Earth Day 2020. What does it mean for you and me?

Living amidst the coronavirus (COVID-19) global pandemic, it wouldn’t be a surprise if we overlooked the significance of Earth Day, and the drive to protect our planet from destruction.

Earth Day is held on April 22nd every year and this year 2020 will mark 50 years since it was founded in 1970 in a movement led by American Senator Gaylord Nelson. 

Mr Nelson was an environmental trailblazer in his own right, who was reportedly credited for pushing through legislation in the U.S. Congress, which led to the banning of the pesticide DDT and the protection of the Appalachian National Scenic Trail comprising over 3,000km of forested mountain footpaths in the eastern United States.

Fifty years on, Earth Day is a global movement marked in over 190 countries and territories with climate change the theme for this year. Why is climate change the theme for 2020? According to Earth Day Network, the American group behind the mobilising and celebration of the world’s first Earth Day in 1970, “climate change represents the biggest challenge to the future of humanity and the life-support systems that make our world habitable.”

Besides the legislative success of Senator Nelson in the 1970s – that era also saw the passage of landmark environmental laws in the U.S., such as the Clean Air, Clean Water and Endangered Species Acts and the establishment of the watchdog Environmental Protection Agency (E.P.A.) – which the Earth Day Network says inspired a raft of similar legislation in other nations.

In 2016 the United Nations chose Earth Day for member states to sign the historic Paris Climate Agreement. Then U.S. President Barack Obama and Chinese President Xi Jinping were among the signatories. Samoa’s Prime Minister Tuilaepa Dr. Sa'ilele Malielegaoi was among leaders from five Pacific nations who signed and ratified the agreement in New York. The other five Pacific island states at that time included Fiji, Nauru, Palau, Republic of Marshall Islands and Tuvalu.

And with climate change the theme for the Earth Day 2020, the spotlight is on us individually to take on more responsibility to promote a healthy environment in our communities. 

Earth Day 2020 is, perhaps, the perfect opportunity to do a postmortem on how we’ve lived our lives and whether we’ve adhered to simple rules of keeping our planet green. Amidst the challenges of adjusting our lives to a two-month-old state of emergency (S.O.E.), which was declared to mitigate risks connected with the coronavirus (COVID-19) global pandemic, it should not be difficult for us to do a review of our own consumption habits including the use of utilities such as water and electricity.

Turning off the power for unused home electrical appliances, fixing leaking water taps, and making the right choice when it comes to using a dual flush toilet system, can go a long way in not only saving electricity credits and water, but also lighten the weekly to monthly utilities bill which ultimately should translate to savings for the family.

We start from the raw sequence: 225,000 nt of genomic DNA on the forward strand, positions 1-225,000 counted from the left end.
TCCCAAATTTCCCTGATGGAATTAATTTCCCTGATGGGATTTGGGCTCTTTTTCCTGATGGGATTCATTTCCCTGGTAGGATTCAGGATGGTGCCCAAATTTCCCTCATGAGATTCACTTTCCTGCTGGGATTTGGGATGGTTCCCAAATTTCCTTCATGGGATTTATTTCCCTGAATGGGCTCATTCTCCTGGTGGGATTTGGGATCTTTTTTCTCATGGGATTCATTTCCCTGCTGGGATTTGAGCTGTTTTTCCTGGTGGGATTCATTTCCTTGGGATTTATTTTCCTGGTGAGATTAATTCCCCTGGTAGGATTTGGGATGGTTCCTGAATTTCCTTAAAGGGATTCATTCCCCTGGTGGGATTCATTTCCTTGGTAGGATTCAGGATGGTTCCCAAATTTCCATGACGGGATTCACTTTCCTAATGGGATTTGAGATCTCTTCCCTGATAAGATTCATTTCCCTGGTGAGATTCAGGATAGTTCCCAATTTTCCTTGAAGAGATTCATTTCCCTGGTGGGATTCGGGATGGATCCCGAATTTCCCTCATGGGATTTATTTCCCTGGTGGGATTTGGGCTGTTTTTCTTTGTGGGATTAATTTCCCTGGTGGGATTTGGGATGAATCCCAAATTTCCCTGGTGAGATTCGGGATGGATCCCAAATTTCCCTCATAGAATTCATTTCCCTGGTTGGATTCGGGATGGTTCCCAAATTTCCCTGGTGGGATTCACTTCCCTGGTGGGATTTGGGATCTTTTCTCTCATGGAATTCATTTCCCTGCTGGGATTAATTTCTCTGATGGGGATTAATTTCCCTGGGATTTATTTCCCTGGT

Embracing and promoting sustainable waste management systems at home is also not hard as it sounds. Thanks to proactiveness by the Samoa Government, the country became one of few in the region to ban the import, manufacture, export, sale and distribution of plastic shopping bags, packing bags and straws effective January 30, 2019.

To complement and support the Government policy banning single-use plastic, supermarkets such as Farmer Joe and Frankie introduced collection points for members of the public to dispose of used soda cans and plastic drink bottles for recycling.

But the support of the two businesses will be miniscule in the whole scheme of things, unless individuals capitalise on the opportunity and drop off used soda cans and plastic drink bottles at the various collection points outside the supermarkets.

According to the United Nations Environment Programme (U.N.E.P.), every year approximately 11.2 billion tonnes of solid waste is collected worldwide and the decay of organic solid waste contributes 5 per cent of global greenhouse gas emissions.

We are living in a crisis and local solutions are needed for a global problem that is climate change. And the global pandemic should not become an obstacle to our efforts to change this world for the better environmentally. 

The S.O.E. and its subsequent lockdown offers us an opportunity to put ourselves under the microscope, our habits and the wastage that we create. We can all start taking by taking baby steps to act individually, before acting as a community and then as a nation.

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